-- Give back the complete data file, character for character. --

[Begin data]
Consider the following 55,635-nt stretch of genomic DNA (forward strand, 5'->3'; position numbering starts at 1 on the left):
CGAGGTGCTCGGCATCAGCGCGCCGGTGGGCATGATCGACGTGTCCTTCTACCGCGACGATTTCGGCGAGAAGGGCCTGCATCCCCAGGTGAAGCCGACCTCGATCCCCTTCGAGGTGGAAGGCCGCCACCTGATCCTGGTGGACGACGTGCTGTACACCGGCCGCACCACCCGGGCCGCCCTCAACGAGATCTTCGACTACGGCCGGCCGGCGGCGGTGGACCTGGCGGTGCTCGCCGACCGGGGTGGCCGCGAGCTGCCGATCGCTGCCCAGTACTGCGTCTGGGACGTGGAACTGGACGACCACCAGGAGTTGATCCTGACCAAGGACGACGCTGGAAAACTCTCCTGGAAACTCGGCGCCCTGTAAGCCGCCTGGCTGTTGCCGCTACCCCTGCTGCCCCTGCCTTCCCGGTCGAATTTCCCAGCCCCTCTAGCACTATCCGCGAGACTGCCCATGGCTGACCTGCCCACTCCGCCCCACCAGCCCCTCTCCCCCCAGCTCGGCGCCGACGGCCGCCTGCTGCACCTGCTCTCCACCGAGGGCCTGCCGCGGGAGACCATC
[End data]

Consider the following 55,635-nt stretch of genomic DNA (forward strand, 5'->3'; position numbering starts at 1 on the left):
CGAGGTGCTCGGCATCAGCGCGCCGGTGGGCATGATCGACGTGTCCTTCTACCGCGACGATTTCGGCGAGAAGGGCCTGCATCCCCAGGTGAAGCCGACCTCGATCCCCTTCGAGGTGGAAGGCCGCCACCTGATCCTGGTGGACGACGTGCTGTACACCGGCCGCACCACCCGGGCCGCCCTCAACGAGATCTTCGACTACGGCCGGCCGGCGGCGGTGGACCTGGCGGTGCTCGCCGACCGGGGTGGCCGCGAGCTGCCGATCGCTGCCCAGTACTGCGTCTGGGACGTGGAACTGGACGACCACCAGGAGTTGATCCTGACCAAGGACGACGCTGGAAAACTCTCCTGGAAACTCGGCGCCCTGTAAGCCGCCTGGCTGTTGCCGCTACCCCTGCTGCCCCTGCCTTCCCGGTCGAATTTCCCAGCCCCTCTAGCACTATCCGCGAGACTGCCCATGGCTGACCTGCCCACTCCGCCCCACCAGCCCCTCTCCCCCCAGCTCGGCGCCGACGGCCGCCTGCTGCACCTGCTCTCCACCGAGGGCCTGCCGCGGGAGACCATC